We've grown accustomed to the spectacle of business leaders testifying before Congress to explain some anomaly in their operations. This is not something that should be a regular part of American free enterprise.
J.P. Morgan Chase CEO Jamie Dimon is making a pilgrimage to Washington to tell the Senate Banking Committee about a recent trading loss that could cost the megabank as much as $5 billion. The question is: Why is this Congress's business?
The loss, which came from a division in London that took risks it shouldn't have, has been a huge embarrassment for J.P. Morgan. It cracked Dimon's image as one of the shrewdest risk-takers on Wall Street. The bank's stock dropped from $44 before the news to about $34 today. Shareholders have already lost a bundle and Dimon has publicly acknowledged a major mistake.
Companies lose money all the time, however, and never testify before Congress about it. Regulators are supposedly looking into the trading loss, but unless there were misdeeds still unknown to the public, that's a pro forma matter that will probably be wrapped up quietly without any consequence. It's not against the law to lose money.
J.P. Morgan is different, of course, because it's a "systemically important financial institution," in the inelegant parlance of financial regulation. That means it's "too big to fail" and would have to be rescued if it foundered, lest it bring down the whole financial system with it.
It also happens that Jamie Dimon has been an outspoken critic of new financial regulations meant to rein in risk-taking, especially at banks that hold consumer deposits and enjoy FDIC backing. So there's unmistakable irony in J.P. Morgan losing a huge sum on the kind of trading that new rules, coming soon, would most likely ban.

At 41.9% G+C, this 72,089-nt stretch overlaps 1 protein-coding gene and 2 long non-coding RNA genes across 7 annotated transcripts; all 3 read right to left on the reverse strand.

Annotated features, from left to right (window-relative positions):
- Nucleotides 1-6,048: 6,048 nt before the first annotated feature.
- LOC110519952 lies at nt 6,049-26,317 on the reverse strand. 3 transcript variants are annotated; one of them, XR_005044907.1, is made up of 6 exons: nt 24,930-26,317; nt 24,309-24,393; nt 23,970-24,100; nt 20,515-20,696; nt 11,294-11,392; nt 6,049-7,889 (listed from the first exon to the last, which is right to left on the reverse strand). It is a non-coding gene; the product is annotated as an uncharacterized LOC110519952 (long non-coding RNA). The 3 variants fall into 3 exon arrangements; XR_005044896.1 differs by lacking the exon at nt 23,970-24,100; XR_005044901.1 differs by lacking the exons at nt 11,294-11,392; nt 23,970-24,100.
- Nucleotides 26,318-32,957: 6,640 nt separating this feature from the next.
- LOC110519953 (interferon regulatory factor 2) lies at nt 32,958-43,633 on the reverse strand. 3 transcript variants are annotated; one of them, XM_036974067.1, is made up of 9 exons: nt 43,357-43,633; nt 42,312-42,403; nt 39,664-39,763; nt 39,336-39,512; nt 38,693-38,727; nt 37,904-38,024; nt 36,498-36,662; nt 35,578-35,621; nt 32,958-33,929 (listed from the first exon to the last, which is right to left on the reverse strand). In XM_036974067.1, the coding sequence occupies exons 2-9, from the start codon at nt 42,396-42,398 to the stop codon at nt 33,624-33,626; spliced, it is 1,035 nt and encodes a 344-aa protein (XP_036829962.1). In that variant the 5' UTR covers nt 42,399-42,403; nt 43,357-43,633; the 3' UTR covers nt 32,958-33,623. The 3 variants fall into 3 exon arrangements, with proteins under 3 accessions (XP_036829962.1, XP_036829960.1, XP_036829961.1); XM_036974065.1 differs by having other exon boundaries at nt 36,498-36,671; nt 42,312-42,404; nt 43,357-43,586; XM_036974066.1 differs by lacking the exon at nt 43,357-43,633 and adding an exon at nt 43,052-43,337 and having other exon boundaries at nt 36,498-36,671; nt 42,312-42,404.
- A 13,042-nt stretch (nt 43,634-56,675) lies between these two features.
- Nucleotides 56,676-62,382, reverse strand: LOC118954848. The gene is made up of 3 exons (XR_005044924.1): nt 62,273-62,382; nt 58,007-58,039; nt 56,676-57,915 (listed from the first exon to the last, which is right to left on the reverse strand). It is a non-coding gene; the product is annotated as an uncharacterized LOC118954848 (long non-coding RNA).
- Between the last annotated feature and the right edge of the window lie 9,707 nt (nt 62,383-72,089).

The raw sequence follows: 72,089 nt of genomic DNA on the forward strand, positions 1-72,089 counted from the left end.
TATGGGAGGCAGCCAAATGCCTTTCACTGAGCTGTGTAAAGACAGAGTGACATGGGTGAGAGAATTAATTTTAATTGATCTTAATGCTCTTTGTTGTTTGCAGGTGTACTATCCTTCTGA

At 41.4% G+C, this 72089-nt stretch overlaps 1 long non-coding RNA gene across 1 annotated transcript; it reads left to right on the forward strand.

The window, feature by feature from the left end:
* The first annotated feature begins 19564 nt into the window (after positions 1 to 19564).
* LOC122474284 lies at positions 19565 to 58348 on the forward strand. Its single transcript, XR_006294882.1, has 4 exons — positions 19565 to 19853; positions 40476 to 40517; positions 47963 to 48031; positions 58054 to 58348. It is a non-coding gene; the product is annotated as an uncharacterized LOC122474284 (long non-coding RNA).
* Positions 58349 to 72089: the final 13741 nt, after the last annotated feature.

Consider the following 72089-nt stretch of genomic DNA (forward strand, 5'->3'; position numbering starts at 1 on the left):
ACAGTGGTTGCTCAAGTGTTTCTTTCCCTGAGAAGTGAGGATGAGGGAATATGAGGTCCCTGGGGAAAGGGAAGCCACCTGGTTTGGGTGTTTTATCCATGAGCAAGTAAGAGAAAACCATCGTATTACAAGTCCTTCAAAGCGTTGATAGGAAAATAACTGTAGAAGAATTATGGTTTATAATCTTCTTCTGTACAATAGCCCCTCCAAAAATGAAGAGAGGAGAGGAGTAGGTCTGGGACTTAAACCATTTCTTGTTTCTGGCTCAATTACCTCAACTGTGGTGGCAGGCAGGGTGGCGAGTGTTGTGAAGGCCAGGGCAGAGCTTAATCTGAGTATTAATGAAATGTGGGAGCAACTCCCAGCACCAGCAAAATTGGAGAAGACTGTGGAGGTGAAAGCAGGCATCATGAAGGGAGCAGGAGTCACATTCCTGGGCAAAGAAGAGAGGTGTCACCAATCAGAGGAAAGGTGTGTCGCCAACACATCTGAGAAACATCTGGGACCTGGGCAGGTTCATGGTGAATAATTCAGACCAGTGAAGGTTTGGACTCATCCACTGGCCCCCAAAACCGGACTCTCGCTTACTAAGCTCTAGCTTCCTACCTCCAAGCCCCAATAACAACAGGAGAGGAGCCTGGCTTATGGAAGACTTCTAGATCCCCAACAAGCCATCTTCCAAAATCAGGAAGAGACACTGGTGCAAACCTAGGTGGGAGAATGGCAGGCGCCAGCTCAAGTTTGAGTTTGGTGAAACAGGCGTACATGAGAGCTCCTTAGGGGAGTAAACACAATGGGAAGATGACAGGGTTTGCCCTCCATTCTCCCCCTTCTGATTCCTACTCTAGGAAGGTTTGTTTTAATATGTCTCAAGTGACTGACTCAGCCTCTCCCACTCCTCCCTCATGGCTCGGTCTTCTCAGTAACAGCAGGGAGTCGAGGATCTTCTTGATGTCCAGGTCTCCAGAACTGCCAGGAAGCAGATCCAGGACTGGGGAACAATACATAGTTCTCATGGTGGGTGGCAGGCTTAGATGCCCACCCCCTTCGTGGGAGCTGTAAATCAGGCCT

But J.P. Morgan isn't troubled and it's not seeking any kind of government help. The bank will still be nicely profitable this year, with analysts expecting it to earn a slightly lower profit than it did last year, when net income was $19 billion.
Yet Senators will probe Dimon as if he's the head of a government agency they have oversight over, rather than the CEO of a publicly traded company. Dimon isn't obligated to testify, but with many financial regulations still being written, he probably figured it would be prudent to explain himself, press his own case for softer regulation, and generally make nice with Washington.
Members of the Senate Banking Committee, meanwhile, will get the usual chance to hog the stage in a high-profile hearing. Some will feign shock and disgust at the very idea that a Wall Street bank might lose money in such a way. Others will take Dimon's side and do the bidding of the Wall Street lobbyists funding their reelection efforts, arguing that the banks ought to be left alone. We've heard it all before.
This is the farce that financial regulation has become. Instead of dog-and-pony shows like this, we ought to have clear and tough regulations that everybody understands. If somebody breaks the rules, they should be investigated, prosecuted, and jailed if necessary. Hearings are helpful when they explain complicated issues, but they're pointless when grandstanding is the main agenda item.
Dimon, meanwhile, could turn the table on the senators and ask them a few questions. Why are they dithering instead of resolving vital questions on taxes and spending that must be decided soon? Do they know that Congressional ineptitude is a major factor holding back the economy? Do they plan to accomplish anything at all this year, other than holding hearings?
But that would be uncouth, and Jamie Dimon is not foolish enough to spoil his visit to Washington.
Rick Newman is the author of Rebounders: How Winners Pivot From Setback To Success. Follow him on Twitter: @rickjnewman.